The funding, awarded to the Tameside Local History Forum, will allow the University’s Centre for Applied Archaeology to train local people in the techniques they need to find out more about Newton Hall in Hyde.
Thought to be one of the oldest buildings in the area, the manor house was originally built around 1380 and is one of the North West’s oldest ‘cruck’ buildings – where curve wooden beams are supported by an A-frame. It is privately owned and has been restored by W Kenyon and Sons.
To help find out more, the University’s archaeologists will be training volunteers, some of whom will be drawn from schools, in archaeological techniques. These skills will not only help them find out how Newton Hall developed, but will also help them organise to carry out more digs in the future.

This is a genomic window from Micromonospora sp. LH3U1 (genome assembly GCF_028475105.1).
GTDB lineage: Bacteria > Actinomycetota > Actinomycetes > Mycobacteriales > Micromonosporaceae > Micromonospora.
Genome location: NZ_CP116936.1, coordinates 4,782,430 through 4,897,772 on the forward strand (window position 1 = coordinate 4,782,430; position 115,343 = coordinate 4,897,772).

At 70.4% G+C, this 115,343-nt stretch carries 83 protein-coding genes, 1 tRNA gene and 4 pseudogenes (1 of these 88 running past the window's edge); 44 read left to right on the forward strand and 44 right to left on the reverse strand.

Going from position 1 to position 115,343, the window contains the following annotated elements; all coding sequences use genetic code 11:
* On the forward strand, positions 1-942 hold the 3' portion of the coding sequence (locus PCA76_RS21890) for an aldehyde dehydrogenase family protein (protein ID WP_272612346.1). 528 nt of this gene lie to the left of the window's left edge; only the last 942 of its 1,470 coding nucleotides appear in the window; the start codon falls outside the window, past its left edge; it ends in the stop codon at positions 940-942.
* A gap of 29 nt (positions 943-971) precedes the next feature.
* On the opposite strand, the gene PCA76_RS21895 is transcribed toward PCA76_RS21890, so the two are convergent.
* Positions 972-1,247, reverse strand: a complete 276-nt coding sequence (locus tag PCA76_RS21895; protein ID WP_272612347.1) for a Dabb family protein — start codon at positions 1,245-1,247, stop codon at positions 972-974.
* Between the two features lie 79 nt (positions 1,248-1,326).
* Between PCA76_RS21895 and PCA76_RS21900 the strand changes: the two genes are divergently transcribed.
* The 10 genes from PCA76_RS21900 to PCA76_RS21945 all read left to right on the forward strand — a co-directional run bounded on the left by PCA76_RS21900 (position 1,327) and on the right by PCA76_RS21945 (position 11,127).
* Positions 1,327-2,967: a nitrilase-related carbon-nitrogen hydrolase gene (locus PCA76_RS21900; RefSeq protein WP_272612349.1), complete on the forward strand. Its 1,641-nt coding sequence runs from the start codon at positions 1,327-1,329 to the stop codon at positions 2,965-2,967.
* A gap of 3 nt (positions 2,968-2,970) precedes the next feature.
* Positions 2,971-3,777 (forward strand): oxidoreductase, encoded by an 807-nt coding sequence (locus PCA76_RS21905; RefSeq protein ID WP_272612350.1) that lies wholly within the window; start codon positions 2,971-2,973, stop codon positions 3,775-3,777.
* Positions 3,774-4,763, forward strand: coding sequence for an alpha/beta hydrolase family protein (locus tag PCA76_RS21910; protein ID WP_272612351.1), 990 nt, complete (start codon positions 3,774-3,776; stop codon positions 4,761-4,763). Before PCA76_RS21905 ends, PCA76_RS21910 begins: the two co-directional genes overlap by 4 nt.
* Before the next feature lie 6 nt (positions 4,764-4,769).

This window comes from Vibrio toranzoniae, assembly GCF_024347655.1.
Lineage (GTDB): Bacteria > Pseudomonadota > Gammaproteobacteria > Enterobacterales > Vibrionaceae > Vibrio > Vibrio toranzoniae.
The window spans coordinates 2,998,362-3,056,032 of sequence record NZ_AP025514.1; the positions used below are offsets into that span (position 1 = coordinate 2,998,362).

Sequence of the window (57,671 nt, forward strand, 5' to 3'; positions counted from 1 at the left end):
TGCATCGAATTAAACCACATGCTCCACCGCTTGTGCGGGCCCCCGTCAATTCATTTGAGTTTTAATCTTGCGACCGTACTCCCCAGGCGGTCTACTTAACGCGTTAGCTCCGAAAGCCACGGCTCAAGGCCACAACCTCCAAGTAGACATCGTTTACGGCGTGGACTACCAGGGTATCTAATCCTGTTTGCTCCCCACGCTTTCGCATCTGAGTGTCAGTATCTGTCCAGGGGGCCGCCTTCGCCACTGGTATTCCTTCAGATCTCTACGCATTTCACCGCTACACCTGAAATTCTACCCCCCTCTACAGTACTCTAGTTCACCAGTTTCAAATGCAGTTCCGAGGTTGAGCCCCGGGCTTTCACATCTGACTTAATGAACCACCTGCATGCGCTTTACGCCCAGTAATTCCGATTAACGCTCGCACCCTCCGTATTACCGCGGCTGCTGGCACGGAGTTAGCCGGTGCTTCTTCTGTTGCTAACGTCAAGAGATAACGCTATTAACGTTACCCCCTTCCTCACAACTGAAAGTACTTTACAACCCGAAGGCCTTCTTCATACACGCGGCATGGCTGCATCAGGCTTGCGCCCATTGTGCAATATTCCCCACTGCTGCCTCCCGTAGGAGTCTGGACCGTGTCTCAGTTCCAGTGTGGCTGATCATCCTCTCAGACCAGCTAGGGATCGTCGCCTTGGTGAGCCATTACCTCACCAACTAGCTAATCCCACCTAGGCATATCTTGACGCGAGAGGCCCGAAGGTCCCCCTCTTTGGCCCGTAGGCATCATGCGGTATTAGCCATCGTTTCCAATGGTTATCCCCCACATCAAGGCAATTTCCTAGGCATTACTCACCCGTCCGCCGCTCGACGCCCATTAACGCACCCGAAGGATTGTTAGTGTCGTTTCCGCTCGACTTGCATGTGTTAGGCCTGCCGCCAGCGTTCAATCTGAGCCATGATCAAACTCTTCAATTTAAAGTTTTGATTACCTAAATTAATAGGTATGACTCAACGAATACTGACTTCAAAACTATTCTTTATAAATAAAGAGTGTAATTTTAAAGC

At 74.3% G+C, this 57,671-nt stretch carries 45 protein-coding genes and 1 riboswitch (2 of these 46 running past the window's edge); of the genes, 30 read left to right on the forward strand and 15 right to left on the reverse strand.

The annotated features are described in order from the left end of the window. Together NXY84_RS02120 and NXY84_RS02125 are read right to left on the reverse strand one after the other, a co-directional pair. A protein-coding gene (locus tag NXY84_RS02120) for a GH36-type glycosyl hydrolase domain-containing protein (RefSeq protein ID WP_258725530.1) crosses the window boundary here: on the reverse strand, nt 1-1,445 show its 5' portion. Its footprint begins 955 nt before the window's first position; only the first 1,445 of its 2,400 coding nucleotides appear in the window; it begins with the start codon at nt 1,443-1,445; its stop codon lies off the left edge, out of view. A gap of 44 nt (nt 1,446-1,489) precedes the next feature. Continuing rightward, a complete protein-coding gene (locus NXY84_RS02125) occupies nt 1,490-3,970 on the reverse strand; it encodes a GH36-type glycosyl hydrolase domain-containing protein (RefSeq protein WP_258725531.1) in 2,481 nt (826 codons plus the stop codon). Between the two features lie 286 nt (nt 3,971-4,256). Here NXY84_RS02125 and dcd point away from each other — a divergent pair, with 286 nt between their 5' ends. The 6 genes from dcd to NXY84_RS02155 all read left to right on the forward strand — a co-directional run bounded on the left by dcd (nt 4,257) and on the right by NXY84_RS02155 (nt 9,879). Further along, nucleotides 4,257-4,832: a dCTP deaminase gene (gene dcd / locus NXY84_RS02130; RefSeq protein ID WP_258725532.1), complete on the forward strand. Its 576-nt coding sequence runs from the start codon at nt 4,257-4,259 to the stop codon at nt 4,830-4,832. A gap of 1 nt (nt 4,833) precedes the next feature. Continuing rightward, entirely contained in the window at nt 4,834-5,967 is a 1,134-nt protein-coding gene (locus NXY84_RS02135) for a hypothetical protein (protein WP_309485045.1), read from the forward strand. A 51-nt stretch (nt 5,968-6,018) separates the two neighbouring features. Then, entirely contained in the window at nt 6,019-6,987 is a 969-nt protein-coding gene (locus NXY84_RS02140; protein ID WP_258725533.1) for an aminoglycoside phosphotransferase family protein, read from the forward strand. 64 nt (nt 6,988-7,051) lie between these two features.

Chris Clough, secretary Tameside Local History Forum, said: “The site of Newton Hall has a long and interesting history. Thanks to the Heritage Lottery Fund and Christopher Kenyon, local residents and schoolchildren will be able to investigate its development and learn new skills which can be used in similar projects.
“Tameside Local History Forum is delighted with this award and looks forward to working with all those concerned with the project.”
Brian Grimsditch, senior community archaeologist at the University of Salford said: “Teaching the community how to carry out digs is an extremely important part of our work. By giving people these skills, they are encouraged to get out and about and learn more about where they live.
“We’re really looking forward to meeting our volunteers and getting started on the project.”
The dig will be preceded by a series of workshops for the volunteers and takes place in April 2012.